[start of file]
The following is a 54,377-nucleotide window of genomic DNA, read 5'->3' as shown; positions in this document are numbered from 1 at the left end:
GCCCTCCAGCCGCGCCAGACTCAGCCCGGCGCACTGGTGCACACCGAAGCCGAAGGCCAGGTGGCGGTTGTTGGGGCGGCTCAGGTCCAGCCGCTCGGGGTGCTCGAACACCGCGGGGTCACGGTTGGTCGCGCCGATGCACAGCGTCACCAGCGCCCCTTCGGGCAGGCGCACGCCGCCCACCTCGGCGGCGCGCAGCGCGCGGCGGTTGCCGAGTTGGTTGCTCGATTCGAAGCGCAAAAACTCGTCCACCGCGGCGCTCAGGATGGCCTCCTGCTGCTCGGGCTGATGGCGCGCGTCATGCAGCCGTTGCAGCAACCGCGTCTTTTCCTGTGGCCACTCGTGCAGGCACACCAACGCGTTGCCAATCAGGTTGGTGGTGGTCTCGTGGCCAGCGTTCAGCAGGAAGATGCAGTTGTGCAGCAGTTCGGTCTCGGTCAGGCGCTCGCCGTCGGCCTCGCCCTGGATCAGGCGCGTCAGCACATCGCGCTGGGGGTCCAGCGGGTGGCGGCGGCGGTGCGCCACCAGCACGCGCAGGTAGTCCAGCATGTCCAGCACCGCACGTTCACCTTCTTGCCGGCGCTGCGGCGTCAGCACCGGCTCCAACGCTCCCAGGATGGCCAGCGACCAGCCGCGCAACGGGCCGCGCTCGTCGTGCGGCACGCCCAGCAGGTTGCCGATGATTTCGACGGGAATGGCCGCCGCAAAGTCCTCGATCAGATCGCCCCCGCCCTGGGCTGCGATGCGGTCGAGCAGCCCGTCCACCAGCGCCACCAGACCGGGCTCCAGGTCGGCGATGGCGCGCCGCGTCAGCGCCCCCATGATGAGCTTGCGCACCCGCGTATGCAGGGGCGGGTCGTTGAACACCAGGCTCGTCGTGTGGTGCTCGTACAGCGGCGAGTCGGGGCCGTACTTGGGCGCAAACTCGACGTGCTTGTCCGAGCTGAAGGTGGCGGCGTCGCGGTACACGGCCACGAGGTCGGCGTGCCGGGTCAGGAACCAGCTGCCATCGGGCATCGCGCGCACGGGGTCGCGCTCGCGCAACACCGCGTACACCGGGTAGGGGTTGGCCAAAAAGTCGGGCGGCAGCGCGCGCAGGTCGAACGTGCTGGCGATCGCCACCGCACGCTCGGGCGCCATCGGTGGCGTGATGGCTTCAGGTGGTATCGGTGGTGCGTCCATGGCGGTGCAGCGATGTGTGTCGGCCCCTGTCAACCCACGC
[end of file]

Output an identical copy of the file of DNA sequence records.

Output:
The following is a 54,377-nucleotide window of genomic DNA, read 5'->3' as shown; positions in this document are numbered from 1 at the left end:
GCCCTCCAGCCGCGCCAGACTCAGCCCGGCGCACTGGTGCACACCGAAGCCGAAGGCCAGGTGGCGGTTGTTGGGGCGGCTCAGGTCCAGCCGCTCGGGGTGCTCGAACACCGCGGGGTCACGGTTGGTCGCGCCGATGCACAGCGTCACCAGCGCCCCTTCGGGCAGGCGCACGCCGCCCACCTCGGCGGCGCGCAGCGCGCGGCGGTTGCCGAGTTGGTTGCTCGATTCGAAGCGCAAAAACTCGTCCACCGCGGCGCTCAGGATGGCCTCCTGCTGCTCGGGCTGATGGCGCGCGTCATGCAGCCGTTGCAGCAACCGCGTCTTTTCCTGTGGCCACTCGTGCAGGCACACCAACGCGTTGCCAATCAGGTTGGTGGTGGTCTCGTGGCCAGCGTTCAGCAGGAAGATGCAGTTGTGCAGCAGTTCGGTCTCGGTCAGGCGCTCGCCGTCGGCCTCGCCCTGGATCAGGCGCGTCAGCACATCGCGCTGGGGGTCCAGCGGGTGGCGGCGGCGGTGCGCCACCAGCACGCGCAGGTAGTCCAGCATGTCCAGCACCGCACGTTCACCTTCTTGCCGGCGCTGCGGCGTCAGCACCGGCTCCAACGCTCCCAGGATGGCCAGCGACCAGCCGCGCAACGGGCCGCGCTCGTCGTGCGGCACGCCCAGCAGGTTGCCGATGATTTCGACGGGAATGGCCGCCGCAAAGTCCTCGATCAGATCGCCCCCGCCCTGGGCTGCGATGCGGTCGAGCAGCCCGTCCACCAGCGCCACCAGACCGGGCTCCAGGTCGGCGATGGCGCGCCGCGTCAGCGCCCCCATGATGAGCTTGCGCACCCGCGTATGCAGGGGCGGGTCGTTGAACACCAGGCTCGTCGTGTGGTGCTCGTACAGCGGCGAGTCGGGGCCGTACTTGGGCGCAAACTCGACGTGCTTGTCCGAGCTGAAGGTGGCGGCGTCGCGGTACACGGCCACGAGGTCGGCGTGCCGGGTCAGGAACCAGCTGCCATCGGGCATCGCGCGCACGGGGTCGCGCTCGCGCAACACCGCGTACACCGGGTAGGGGTTGGCCAAAAAGTCGGGCGGCAGCGCGCGCAGGTCGAACGTGCTGGCGATCGCCACCGCACGCTCGGGCGCCATCGGTGGCGTGATGGCTTCAGGTGGTATCGGTGGTGCGTCCATGGCGGTGCAGCGATGTGTGTCGGCCCCTGTCAACCCACGC